Bill is at a crossroad waiting to change careers.

Oh by the way he also happens to belong to a minority ethnic group.
I think this quote from John le Carre (in his book The Constant Gardener) will probably be very appropriate here "Nobody in this story, and no outfit or corporation, thank God, is based upon an actual person or outfit in the real world. But I can tell you this; as my journey through the pharmaceutical jungle progressed, I came to realize that, by comparison with the reality, my story was as tame as a holiday postcard."


Follow me on twitter @HemadriTweets
PS: The loose ends such as throwing in the ethnic minority, etc are there to be filled in, if and when I get to write this story in full

Thursday, 13 March 2014

Blondes, pilots and doctors. Who should learn from whom?

Blondes, pilots and doctors – who should learn from whom?

The Malaysian Airlines plane disappearance remains a very sad mystery. Our hearts go out to the missing persons and their families/friends, it must be unbearable agony.

Now we hear in the papers that young blonde girls were entertained in the cockpit in 2011 by one of the pilots of missing plane.

I am not taking any moral stand here, pilots or anyone are welcome to entertain blonde girls or any other type of women or men anywhere. My problem arises when these pilots put passenger safety at risk by such acts.

I heard this news on the morning of 12 March 2014 on my way to the CHFG conference in Birmingham. I would have normally laughed out loud, then stay angered for a while and then move on. But there was something else bothering in my mind. Then at the conference, as in any healthcare conference these days, I heard a number of people repeating what has now become a cliché that healthcare should learn from pilots and airlines. What was bothering me then surfaced to provoke me into writing this blog.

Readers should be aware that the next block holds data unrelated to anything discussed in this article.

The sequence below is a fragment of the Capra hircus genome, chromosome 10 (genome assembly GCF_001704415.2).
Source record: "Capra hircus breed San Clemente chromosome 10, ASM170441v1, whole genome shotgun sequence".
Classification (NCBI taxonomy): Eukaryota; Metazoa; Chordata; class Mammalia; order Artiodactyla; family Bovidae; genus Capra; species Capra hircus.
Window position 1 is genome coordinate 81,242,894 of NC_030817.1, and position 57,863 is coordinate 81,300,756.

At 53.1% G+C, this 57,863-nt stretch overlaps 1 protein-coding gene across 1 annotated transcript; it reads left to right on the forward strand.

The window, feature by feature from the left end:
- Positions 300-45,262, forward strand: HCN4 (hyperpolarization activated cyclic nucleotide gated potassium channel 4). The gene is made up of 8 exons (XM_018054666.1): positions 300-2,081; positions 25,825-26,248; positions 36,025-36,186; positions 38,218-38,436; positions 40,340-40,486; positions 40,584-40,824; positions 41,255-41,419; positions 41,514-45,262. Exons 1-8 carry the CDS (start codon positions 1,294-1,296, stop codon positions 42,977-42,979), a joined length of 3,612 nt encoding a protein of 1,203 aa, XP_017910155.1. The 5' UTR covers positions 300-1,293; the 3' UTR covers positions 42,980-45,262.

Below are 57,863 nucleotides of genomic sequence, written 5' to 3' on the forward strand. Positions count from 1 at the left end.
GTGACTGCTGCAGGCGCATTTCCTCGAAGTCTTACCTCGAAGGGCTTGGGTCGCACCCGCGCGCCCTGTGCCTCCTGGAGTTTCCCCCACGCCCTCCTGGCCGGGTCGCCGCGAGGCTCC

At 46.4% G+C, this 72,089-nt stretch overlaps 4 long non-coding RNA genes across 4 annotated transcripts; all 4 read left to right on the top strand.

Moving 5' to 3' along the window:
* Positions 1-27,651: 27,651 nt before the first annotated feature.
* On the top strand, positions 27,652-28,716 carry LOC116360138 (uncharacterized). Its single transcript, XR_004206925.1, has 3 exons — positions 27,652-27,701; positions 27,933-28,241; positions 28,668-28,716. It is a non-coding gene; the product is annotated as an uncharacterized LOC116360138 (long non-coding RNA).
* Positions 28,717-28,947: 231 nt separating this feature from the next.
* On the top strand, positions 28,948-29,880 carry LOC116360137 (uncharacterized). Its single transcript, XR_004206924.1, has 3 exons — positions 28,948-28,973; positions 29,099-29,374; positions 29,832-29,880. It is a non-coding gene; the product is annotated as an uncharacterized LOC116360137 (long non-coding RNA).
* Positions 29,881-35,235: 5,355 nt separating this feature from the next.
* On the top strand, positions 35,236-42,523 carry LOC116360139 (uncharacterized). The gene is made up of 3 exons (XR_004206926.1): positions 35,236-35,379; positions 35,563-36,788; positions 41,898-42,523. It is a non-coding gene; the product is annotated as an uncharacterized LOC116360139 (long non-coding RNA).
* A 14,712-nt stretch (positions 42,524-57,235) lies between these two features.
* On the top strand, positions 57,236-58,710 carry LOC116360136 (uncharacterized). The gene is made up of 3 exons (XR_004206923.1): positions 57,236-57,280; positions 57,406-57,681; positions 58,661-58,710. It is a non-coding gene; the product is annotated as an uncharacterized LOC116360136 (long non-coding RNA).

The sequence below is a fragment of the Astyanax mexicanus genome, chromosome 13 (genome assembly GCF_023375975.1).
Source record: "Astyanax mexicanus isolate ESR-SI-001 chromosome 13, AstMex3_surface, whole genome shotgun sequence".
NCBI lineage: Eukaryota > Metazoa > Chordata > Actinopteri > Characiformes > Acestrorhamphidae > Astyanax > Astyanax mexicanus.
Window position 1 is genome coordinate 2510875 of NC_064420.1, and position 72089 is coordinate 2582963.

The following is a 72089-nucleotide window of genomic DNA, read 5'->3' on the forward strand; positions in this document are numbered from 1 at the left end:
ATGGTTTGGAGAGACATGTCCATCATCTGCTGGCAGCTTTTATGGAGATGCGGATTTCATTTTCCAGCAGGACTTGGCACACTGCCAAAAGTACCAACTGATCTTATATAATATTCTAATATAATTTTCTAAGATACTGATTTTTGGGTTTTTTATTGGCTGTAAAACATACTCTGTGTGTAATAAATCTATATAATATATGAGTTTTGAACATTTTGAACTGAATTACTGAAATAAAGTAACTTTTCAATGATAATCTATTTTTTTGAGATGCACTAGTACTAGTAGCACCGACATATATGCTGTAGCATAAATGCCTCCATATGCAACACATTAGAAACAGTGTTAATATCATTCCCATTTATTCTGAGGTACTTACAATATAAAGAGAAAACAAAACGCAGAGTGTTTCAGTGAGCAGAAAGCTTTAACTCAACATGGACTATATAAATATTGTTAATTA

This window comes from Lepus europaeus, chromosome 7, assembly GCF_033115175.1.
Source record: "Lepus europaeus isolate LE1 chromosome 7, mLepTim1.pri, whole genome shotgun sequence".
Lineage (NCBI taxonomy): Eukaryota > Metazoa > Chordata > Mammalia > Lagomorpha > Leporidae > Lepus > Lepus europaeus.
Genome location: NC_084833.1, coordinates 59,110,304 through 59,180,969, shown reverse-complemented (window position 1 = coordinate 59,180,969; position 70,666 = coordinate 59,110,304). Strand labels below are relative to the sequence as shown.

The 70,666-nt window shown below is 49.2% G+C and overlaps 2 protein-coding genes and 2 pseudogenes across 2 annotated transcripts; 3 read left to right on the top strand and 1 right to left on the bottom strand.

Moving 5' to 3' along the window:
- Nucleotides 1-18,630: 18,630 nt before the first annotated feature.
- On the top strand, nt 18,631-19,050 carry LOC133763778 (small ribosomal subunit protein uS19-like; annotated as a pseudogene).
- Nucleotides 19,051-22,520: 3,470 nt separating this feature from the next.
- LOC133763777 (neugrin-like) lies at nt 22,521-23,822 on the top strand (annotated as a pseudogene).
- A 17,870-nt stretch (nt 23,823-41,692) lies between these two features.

If you thought for a minute that this cockpit privilege is dished out only in Malaysia or in some other distant country, you are probably mistaken and it may be time to change your mind.

A few weeks ago a colleague who is a senior doctor with additional responsibilities in the UK told me about travelling in the cockpit of a major airline on a scheduled short haul international flight in Europe. It was obviously very thrilling for the colleague but as a safety enthusiast it was disturbing me. As a senior doctor it might have been appropriate to decline the offer on the grounds of ensuring safety; that is another debate. If that colleague lied to show off etc that is a personal probity issue.

Then the colleague said that this privilege was also offered to another family member a couple of months earlier, who took a flight in the same sector for stag or a hen night. This is even more unsettling since it seems such behaviour by pilots are not one off or localised but probably frequent and international. Update: Since this blog was originally published about 48 hours ago, I have had a very senior doctor now retired telling me that he sat in the cockpit while flying over the Alps on the way to Italy. Goes to show that it is not only localised and frequent, it is also chronic poor behaviour by pilots.

I think the constant bu*****t about healthcare learning from pilots has to stop. This blog has argued for healthcare to learn from all sorts of good sources. I have previously written about animal air transport. I have written on the pilot error rates not falling since 1950s and the very large variation seen in the 'ultra-safe' airline industry. I still believe that healthcare needs to learn from everyone including airlines. But it should not be one-way traffic. Perhaps pilots can learn from doctors who will not pick out anyone from a waiting room on the basis of hair colour or allow 'friends' to join them in operating theatres as a thrill of the day.

We should not also make the error of mistakenly attributing the improvements allowed by technology as advances in human behaviours and interactions.


Follow me on twitter @HemadriTweets

Scheduled airlines are safe – just like out patient clinics

Healthcare is not similar to aviation but lessons can be learned